Review: Three Unrelated Short Plays, Theatre N16

If you are looking for spiritual enlightenment from your cultural excursions then please do look a little further; Three Unrelated Short Plays is light hearted and fun, but not a lot else – not that there is necessarily anything wrong with that.

Written by James Messer, part of the Blank Tin Theatre Company, these three 20 minute sketches certainly keep you entertained. Advertised as ‘absurd’, the plays don’t disappoint on this front, but expect more of a ‘freak-show’ than Beckett. The opening piece, named ‘The Stuggardt Syndrome,’ depicts the predicament of two kidnaped people and their amateur kidnappers coming to terms with the fact that none of them knows the first thing about kidnapping.

This moves into the second piece ‘One Scotch’ in which three men try and have a spiritual experience, not through a pilgrimage or meditation, but through an extremely heavy drinking game. This is as farcical as it sounds. The jokes here are perhaps the most teeth-clenching, but the overall motions of the scene are developed well and the idea is amusing, with a beautiful rendition of some Joan Osborne. The audience is also forced to come to terms with a new existential question and a possible answer to the problem of theodicy – “What if God was a dick?”

The last skit, entitled ‘Dr Deathzo’, is certainly the most random part of the trio. An average-Joe named Kevin comes is confronted with the fact he turns into a super-villain on Saturdays, but, to his chagrin, he’s not a very good one. Meanwhile, Assorted Props Girl and her sidekick, Tape Boy, come to save the day. This play descends into a tongue-in-cheek elucidation on the importance of friendship and, it must be said, it is only a loosely funny one. Instead of ending on this slight droop, it might have been wiser to end on one of the slightly punchier first sketches as the ending doesn’t do justice to the rest of the piece.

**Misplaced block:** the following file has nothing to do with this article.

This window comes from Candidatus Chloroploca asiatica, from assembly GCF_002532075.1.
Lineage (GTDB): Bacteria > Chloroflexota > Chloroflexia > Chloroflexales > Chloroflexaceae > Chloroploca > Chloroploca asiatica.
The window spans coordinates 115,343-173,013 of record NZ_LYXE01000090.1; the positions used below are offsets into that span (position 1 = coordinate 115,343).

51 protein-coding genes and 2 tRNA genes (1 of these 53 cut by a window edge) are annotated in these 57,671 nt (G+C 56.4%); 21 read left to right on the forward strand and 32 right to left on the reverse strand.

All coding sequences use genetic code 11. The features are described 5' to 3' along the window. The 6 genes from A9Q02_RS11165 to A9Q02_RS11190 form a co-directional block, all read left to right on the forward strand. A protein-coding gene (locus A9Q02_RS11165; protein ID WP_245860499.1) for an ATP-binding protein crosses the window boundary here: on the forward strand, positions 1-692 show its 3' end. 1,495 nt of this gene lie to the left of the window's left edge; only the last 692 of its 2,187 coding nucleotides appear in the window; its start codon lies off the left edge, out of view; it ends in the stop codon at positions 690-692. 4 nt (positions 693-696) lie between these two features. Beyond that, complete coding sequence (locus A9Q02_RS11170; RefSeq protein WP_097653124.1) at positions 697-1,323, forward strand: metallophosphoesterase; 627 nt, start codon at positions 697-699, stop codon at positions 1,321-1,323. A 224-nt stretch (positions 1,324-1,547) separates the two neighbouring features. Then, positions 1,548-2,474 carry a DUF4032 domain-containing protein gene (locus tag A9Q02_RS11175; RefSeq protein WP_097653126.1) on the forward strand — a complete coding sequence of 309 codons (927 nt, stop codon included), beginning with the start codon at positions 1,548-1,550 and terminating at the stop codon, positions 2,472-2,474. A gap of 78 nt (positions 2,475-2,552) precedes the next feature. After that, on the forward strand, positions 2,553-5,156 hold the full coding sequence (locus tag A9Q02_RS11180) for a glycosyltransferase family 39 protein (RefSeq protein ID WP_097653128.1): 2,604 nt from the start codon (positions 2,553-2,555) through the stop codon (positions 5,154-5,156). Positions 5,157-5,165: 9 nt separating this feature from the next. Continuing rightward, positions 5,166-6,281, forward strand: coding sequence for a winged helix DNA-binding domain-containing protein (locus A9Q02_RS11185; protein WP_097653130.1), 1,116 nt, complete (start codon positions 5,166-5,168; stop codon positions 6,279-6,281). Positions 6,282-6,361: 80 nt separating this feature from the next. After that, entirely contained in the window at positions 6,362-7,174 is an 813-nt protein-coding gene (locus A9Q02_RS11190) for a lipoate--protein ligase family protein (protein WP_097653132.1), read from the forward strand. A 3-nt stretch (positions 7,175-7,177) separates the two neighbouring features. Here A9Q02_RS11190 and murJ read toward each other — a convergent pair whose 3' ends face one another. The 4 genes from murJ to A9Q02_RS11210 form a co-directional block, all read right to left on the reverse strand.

The self-conscious scene changes must also be mentioned. Obviously, the staging of three totally different plays poses issues, especially in the limited space. This is managed very well, however, through amusing signage and ‘distracting’ spectacles. It could be argued these two moments were in fact the strongest part of the production.

All in all, Three Unrelated Short Plays is an amateur fringe production and it would be wise not to expect too much from it. Luckily, however, it is short enough to make it worth the time invested. It is genuinely funny in parts, but the humour can be broadly contained within the realms of self-mockery, caricatures, and physical comedy.

Three Unrelated Short Plays played at N16, Balham until February 16.

Alice Devoy

I am currently studying English at UCL. I write and direct plays and would love to work in theatre.